Love is Deeper than Sex

When I first started my most recent relationship it began as one that did not include sex.  For so long one of the elements I deemed important in the game of love, is sex.  The power of sex in a relationship can sometimes feel omnipotent, with a lack of it causing you to feel unattractive, unappreciated, unworthy and sometimes even unloved.   I often felt like it was a connection that was needed for love to be solidified, however one thing my journey has taught me is that love can be expressed without sex.  Creating intimacy with your partner is bigger and deeper than sex.  Each kiss, each meaningful conversation, each thoughtful act of service, allows you to connect with each other in a way that allows you to truly see each other.  There are no pretenses or superficial attachments when you take the time to build a foundation on something other than physical desires.  While I still believe sex is very important in a relationship and provides a different way to connect with your partner, it isn’t love, and should never be mistaken for or used as a substitute in the creation of something real.

Love is Vulnerability

This is an area of love that I’m still learning.  As a way to appear strong and protect myself from hurt I spent years being an all guards on deck around my heart kind of chick.  Not cold, icy, angry or bitter, but I never fully allowed another person to see me because as dope as I know I am, I was afraid they would get a glimpse and not think the same.  I never asked for help or did all the silly things I do when no one is looking, and I avoided going beyond my surface by focusing on what I could do to be Superwoman for him.  I gave you enough to like me and to care about me, but never enough to truly know me or see me. Doing so is scary, it means taking a chance at getting hurt, and after being hurt a few times, you simply start finding ways to avoid the burn.  But what I’m learning is that avoiding the vulnerability is blocking my blessings.  Not allowing someone in means I keep love out, not allowing myself a moment to be seen, means love ends up passing me by.  Not being vulnerable means I never truly love.  So I’m learning to be more open and not see this as a form of weakness.  I’m learning to remove the guards and take the chances.  I’m learning to allow other to see me and be okay with them possibly not liking or appreciating what they see.  I’m learning to be authentically me, and in doing so, I’m learning how to truly love.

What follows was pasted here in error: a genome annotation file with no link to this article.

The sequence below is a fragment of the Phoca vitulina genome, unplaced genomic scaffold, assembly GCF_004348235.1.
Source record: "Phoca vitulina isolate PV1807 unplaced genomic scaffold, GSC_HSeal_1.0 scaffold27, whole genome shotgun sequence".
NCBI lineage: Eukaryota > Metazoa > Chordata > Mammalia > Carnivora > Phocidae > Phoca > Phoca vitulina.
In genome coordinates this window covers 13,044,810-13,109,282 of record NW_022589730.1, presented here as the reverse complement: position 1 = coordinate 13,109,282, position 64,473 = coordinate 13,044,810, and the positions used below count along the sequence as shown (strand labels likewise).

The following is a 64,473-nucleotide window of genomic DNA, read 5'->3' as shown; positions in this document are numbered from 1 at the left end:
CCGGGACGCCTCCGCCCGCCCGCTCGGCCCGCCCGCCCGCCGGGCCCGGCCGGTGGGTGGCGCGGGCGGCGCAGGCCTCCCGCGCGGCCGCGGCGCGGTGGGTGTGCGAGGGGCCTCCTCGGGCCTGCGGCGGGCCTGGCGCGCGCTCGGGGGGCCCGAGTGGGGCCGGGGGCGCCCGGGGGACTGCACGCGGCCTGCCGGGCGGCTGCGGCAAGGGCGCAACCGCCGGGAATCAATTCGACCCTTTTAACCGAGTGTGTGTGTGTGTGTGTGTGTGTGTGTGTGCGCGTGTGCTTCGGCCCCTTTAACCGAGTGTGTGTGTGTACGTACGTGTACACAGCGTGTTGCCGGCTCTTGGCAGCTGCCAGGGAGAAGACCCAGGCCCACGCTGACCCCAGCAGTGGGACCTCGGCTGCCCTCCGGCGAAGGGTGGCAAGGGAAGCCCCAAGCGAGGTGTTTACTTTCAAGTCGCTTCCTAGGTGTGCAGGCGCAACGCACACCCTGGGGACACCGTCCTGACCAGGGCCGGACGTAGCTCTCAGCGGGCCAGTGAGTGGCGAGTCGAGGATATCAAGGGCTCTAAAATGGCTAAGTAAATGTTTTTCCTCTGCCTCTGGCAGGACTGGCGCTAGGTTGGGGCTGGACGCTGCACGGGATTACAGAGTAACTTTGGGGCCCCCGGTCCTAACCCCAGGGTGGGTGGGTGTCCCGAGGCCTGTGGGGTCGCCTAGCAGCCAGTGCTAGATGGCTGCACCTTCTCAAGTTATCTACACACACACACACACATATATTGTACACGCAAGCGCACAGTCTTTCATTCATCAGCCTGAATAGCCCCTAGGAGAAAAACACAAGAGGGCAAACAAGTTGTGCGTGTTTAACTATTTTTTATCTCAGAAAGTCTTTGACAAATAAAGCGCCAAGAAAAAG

Love is Freedom

The best thing I’ve learned about love is that love is freedom.  Not just in the ‘I can do whatever I want’ sense, but in other ways as well.  Love is freedom to be yourself, to create your own rules, to define your journey, to laugh, to cry and to simply be.  This isn’t just limited to romantic relationships either.  Friends that create a safe place for you to bloom and grow are part of that freeing love as well.  The freedom in love is boundless and exhilarating, and the more I open myself up to all the love around me, the freer I feel.  The more dive into the freedom of love, the more I trust myself and others, the happier I am, and the more I wonder what took me so long to learn this lesson in the first place.


 

Danielle T. Pointdujour is a Senior Editor for EBONY and JET. You can follow her writing, musings and global adventures on her blog Hotel Whisperer and on Twitter and Instagram.